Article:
Translation and Linguistic Exchange
This optional module offers in-depth discussion of grammatical, lexical and idiomatic aspects of German and English as well as issues of translation, register and cultural difference. Regular practical work on translation from and into German in small groups of native speakers of both target languages will not only instigate an intellectual discussion of linguistic and translation issues but will also offer an opportunity to explore each language from at least two cultural perspectives. Nottingham students will work with exchange students from Germany and/or Austria in this module.
Myths and Memories: Histories of Russia's Second World War
This module introduces you to the construction of national and collective memory of the Second World War in Soviet and Russian culture and society. You’ll focus on contemporary and subsequent artistic and social responses to the experience of war, but also look at individual acts of remembering such as diaries, reports and letters in the context of a wider cultural memory. The module is conducted in English and you’ll spend around three hours per week in lectures and seminars.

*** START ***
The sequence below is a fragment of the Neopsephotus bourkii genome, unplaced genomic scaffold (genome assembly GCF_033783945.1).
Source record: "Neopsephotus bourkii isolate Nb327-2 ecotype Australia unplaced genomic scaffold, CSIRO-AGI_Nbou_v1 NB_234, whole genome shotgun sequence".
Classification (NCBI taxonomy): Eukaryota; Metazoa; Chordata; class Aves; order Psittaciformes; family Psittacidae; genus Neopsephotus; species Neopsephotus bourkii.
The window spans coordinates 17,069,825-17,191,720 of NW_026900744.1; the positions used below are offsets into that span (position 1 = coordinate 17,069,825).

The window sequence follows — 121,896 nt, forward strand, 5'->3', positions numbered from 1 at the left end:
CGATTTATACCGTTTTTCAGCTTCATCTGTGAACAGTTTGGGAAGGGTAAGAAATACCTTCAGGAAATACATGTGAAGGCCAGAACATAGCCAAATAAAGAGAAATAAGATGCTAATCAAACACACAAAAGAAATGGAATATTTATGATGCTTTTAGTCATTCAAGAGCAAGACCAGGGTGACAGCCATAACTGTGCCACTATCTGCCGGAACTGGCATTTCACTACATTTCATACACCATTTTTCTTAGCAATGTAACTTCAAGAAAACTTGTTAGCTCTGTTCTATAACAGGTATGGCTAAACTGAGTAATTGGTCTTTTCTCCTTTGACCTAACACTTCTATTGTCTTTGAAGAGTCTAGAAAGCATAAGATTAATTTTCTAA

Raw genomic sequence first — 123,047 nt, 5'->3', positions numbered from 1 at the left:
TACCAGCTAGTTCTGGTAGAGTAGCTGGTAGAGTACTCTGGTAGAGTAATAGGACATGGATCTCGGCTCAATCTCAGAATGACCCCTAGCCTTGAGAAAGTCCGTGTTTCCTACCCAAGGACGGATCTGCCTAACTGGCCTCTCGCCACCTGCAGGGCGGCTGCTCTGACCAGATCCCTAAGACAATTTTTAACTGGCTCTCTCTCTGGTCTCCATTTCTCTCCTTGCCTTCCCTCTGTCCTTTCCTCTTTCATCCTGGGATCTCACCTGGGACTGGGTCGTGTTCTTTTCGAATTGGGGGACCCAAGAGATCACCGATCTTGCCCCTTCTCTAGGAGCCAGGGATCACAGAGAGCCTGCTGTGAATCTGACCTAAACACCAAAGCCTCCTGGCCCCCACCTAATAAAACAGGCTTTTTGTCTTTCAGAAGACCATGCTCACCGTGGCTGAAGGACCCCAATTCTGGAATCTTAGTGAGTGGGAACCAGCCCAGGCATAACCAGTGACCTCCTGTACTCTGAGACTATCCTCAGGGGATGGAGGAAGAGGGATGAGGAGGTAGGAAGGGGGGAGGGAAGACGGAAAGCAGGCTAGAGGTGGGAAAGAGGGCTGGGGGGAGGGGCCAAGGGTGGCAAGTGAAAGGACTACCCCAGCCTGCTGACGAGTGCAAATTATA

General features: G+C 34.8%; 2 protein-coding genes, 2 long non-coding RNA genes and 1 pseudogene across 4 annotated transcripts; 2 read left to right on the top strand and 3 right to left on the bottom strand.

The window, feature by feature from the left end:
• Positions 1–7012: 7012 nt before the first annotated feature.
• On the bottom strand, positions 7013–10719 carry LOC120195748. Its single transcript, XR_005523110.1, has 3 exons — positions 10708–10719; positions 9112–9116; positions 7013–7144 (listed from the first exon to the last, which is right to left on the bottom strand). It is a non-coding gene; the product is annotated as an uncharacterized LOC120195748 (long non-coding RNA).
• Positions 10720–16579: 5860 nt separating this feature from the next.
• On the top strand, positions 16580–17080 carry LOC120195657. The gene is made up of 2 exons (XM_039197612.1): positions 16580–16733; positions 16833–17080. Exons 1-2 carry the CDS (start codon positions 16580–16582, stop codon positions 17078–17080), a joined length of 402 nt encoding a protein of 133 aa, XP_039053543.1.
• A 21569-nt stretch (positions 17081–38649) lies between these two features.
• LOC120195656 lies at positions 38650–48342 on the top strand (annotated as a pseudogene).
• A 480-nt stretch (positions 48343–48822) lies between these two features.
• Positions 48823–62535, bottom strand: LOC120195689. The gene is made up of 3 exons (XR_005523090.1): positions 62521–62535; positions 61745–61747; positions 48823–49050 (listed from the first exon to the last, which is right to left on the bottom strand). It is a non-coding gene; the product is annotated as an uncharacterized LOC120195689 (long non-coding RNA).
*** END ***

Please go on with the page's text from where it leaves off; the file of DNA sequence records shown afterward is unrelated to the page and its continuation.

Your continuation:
This module examines the life and work of Vladimir Nabokov, one of the most important writers of twentieth-century Russian literature. The main focus is on Nabokov’s works from his Russian-language period (1919-40), but examples of his later work written in English (1940-77) are also studied.
Introducing you to Russian-English interpreting, topics covered include evaluating interpreting, differences between English and Russian and problems of interpreting arising from these, reference sources, equivalence at and above word level and strategies for dealing with non-equivalence, collocation and idiom, cultural factors, and language variety. You’ll spend around two hours per week in practical classes and lectures.